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U.K. Organic Farmers See Prince Charles as Role Model

TETBURY (Reuters) - Warning. You are now entering a GMO-free zone.

The sign greets visitors to the country home of Prince Charles, champion of the organic farming movement in Britain, at Highgrove House.

Slugs are killed by natural predators rather than pellets, rare breeds of pigs are kept to protect gene diversity, while head gardener David Howard has begun his preparations for global warming with a banana tree among the newer additions.

Charles, whose hobbies include the rural craft of hedge-laying, is a vocal opponent of genetically modified crops and decided to convert his nearby Duchy Home Farm to organic methods around 20 years ago.

Organic farming was once derided as "knobbly vegetables for the neurotic" and "all muck and magic" but is now becoming more mainstream with sales soaring and major food retailers flaunting their green credentials.

The Soil Association, the country's leading organic group, uses visits to Charles home and his nearby Duchy Home Farm to tell its story as its seeks to tap into a growing desire among consumers to know more about how their food is produced.

Terry Leahy, chief executive of the country's largest supermarket chain Tesco, is among those who have taken the tour. Tesco has reported sales of organic food at its stores rose about 40 percent last year.


Soil Association Director Patrick Holden said the group saw farm visits as key as it seeks to promote a method of farming which shuns chemical fertilisers and promotes homeopathic cures for livestock.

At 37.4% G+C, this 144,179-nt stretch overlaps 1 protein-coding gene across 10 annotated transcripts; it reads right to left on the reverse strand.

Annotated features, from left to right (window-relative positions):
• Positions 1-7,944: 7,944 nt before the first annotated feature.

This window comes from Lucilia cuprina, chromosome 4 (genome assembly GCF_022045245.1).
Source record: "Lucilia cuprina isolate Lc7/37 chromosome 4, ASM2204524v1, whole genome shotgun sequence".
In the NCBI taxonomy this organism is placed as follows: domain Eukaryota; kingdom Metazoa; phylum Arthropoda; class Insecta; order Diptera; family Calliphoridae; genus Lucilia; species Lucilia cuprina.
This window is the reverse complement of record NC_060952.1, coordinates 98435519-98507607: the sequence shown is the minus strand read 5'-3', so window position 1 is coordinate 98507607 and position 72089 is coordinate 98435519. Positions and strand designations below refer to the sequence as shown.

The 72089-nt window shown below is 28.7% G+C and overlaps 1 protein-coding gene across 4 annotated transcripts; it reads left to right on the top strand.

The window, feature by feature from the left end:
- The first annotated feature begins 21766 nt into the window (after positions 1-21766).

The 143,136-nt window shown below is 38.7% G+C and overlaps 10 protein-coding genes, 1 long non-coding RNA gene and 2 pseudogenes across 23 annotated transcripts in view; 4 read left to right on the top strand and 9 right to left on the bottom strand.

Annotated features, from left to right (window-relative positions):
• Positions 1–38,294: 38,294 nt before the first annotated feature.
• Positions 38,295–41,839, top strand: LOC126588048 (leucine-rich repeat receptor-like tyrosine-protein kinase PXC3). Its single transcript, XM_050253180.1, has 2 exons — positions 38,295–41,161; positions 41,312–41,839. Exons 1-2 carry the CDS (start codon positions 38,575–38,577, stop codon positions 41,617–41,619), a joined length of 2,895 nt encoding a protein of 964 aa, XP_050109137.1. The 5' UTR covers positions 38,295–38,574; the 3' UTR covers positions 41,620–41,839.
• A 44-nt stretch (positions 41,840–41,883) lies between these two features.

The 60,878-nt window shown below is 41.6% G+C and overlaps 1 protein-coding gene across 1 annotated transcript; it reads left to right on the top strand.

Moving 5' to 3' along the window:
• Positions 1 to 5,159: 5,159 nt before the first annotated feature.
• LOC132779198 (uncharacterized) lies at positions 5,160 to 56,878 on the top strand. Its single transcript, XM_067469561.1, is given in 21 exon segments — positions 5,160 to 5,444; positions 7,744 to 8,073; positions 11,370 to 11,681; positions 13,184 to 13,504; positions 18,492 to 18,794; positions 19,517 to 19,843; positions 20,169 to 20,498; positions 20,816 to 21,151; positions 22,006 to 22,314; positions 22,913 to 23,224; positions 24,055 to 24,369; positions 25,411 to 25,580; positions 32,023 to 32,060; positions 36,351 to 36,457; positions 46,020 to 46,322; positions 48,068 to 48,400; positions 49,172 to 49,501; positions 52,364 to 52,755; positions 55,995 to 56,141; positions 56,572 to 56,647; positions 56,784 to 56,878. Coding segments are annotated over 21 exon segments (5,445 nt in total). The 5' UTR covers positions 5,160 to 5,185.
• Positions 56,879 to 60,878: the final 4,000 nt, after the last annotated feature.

London-born Holden said during a visit to Highgrove this week that his love of farming began with a visit aged five to a dairy farm in Essex. He now has an organic farm in west Wales.

Children from inner-city London boroughs are touring farms under a programme funded by the national lottery.

"These children have absolutely no idea how food is produced," Holden said.

The programme also provides training for school cooks.

"The number one lesson that school cooks appreciated was how to peel an onion," said Soil Association policy director Peter Melchett, a strong supporter of the campaign to improve school meals launched by celebrity chef Jamie Oliver.

Highgrove House and the Duchy home farm are located near Tetbury in picturesque Cotswolds.

They were acquired in 1980 from Maurice Macmillan, son of former Prime Minister Harold Macmillan, the year before Charles married the late Princess Diana.

The farm's livestock include Tamworth Pigs, among the oldest breeds which is thought to have descended from wild boars, as well as sheep and cattle.

Arable crops include wheat, malting barley and oats which all form part of a crop rotation which includes about three years of grassland. © Reuters 2006. All rights reserved.
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